People spend most of their time thinking about their own initiatives. Therefore, the biggest mistake we can make is to assume that one meeting, email, or discussion, has them thinking about how to help us with ours. It does not work that way – Lack of follow-up kills the majority of good plans.
Recently, a sales person called on me and was finally able to get through. We had a good discussion and I believed their offering had potential. Of course I did not make any decisions during this initial call, so I am sure that my file was notated as needing a follow-up. As a buyer, my thoughts are that if I never hear from this person again, I win. It confirms any doubts I had about them or their offering, and it is one less thing for me to deal with. Sounds negative right? Sadly its true. Now, if the sales person is a good sales person and continues to follow-up until they get to the next step, I begin thinking more and more about them and their offering. Their follow-up validates them, and without it, I surely am not thinking of them or their initiatives.
This concept has an even stronger application within Leadership. Every so often we draft new budgets, goals, and many other plans, and notate many to-dos related to each. We also have discussions with our team throughout the drafting process, and at the time of launching the new period when these should go into effect. However, execution needs to happen swiftly, and it likely has not even started if we have done a poor job following-up. Our follow-up confirms that change is needed and that we are serious.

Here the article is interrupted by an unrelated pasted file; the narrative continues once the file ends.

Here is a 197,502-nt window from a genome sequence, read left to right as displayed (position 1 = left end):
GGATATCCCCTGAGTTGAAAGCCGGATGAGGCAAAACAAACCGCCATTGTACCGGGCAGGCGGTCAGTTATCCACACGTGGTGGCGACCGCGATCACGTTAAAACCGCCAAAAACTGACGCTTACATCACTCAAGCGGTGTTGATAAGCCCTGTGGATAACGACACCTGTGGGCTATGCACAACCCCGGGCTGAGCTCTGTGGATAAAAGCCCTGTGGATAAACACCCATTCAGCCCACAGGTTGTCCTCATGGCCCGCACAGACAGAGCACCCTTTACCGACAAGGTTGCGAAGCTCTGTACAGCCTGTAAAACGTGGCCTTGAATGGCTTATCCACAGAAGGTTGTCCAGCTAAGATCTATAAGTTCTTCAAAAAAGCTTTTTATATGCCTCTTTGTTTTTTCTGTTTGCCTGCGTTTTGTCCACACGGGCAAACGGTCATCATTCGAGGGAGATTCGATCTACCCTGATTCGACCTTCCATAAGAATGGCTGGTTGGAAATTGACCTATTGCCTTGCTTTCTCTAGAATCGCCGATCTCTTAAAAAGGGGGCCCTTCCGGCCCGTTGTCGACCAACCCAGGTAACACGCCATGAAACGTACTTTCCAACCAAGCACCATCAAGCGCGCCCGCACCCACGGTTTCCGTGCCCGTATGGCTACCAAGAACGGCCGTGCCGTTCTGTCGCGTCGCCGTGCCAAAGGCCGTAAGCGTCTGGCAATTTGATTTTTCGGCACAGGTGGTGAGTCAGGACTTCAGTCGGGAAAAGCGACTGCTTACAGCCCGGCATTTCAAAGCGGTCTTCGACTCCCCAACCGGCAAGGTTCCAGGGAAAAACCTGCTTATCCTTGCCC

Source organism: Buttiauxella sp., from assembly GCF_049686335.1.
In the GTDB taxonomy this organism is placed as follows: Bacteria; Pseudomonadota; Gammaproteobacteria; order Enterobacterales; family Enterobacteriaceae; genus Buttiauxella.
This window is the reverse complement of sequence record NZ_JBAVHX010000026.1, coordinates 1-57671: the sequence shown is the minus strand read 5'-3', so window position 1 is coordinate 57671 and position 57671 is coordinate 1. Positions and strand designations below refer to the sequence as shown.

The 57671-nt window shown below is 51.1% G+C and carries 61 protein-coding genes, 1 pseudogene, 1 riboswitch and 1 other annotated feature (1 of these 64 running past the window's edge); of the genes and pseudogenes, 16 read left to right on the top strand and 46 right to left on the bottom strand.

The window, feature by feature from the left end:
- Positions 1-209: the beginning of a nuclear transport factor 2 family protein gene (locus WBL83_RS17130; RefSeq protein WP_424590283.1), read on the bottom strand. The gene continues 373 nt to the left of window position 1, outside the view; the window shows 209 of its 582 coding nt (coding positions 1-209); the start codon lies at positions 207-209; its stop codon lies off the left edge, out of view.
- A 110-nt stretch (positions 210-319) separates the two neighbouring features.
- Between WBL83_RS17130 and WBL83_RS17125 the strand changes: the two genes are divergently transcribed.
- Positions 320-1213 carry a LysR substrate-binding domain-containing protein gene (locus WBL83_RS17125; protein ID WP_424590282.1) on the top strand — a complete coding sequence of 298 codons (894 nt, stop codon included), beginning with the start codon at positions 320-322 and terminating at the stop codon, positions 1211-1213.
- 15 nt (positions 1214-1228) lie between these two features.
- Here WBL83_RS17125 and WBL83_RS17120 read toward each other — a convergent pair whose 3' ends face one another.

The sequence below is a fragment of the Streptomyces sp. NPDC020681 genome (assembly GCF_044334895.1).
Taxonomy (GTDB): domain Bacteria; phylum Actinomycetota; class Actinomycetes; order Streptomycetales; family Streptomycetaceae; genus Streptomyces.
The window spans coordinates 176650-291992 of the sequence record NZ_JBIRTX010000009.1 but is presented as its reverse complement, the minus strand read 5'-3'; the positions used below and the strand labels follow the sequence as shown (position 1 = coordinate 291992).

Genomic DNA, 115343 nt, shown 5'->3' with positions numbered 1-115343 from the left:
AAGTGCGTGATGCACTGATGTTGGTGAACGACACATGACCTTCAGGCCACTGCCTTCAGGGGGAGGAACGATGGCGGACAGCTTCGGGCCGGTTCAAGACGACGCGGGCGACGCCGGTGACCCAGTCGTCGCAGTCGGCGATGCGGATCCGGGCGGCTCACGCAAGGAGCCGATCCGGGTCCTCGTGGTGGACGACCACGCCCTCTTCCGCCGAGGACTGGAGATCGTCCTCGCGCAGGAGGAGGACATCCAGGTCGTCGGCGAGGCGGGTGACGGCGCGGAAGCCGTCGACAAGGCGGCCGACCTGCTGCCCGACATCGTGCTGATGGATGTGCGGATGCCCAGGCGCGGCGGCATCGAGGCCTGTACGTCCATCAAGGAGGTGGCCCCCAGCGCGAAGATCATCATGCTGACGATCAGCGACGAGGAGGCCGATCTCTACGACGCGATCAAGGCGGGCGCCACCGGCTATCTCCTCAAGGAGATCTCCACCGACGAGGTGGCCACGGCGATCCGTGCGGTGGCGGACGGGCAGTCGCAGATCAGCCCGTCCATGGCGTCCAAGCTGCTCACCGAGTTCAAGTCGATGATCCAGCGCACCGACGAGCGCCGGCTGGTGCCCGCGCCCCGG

To not follow-up, creates the expectation that there is no need to pay attention to new initiatives. To briskly and consistently follow-up creates the expectation that goals and plans are not put forward without the expectation of execution. We all want the latter, and so do those we lead. The other benefits of good follow-up:
- It sharpens the listening skills of our audience – people pay attention when they know there will be questions to follow
- With consistency, the need and frequency of the follow-up is less – when people expect others to act, they become more proactive themselves
- We spend more of our time ensuring progress is made, rather that coming up with additional plans that end up just sitting on the shelf
- We become predictable in a good way
Take time to look at the new goals and initiatives of your organization. Has the right amount of follow-up occurred to really kick off the required changes?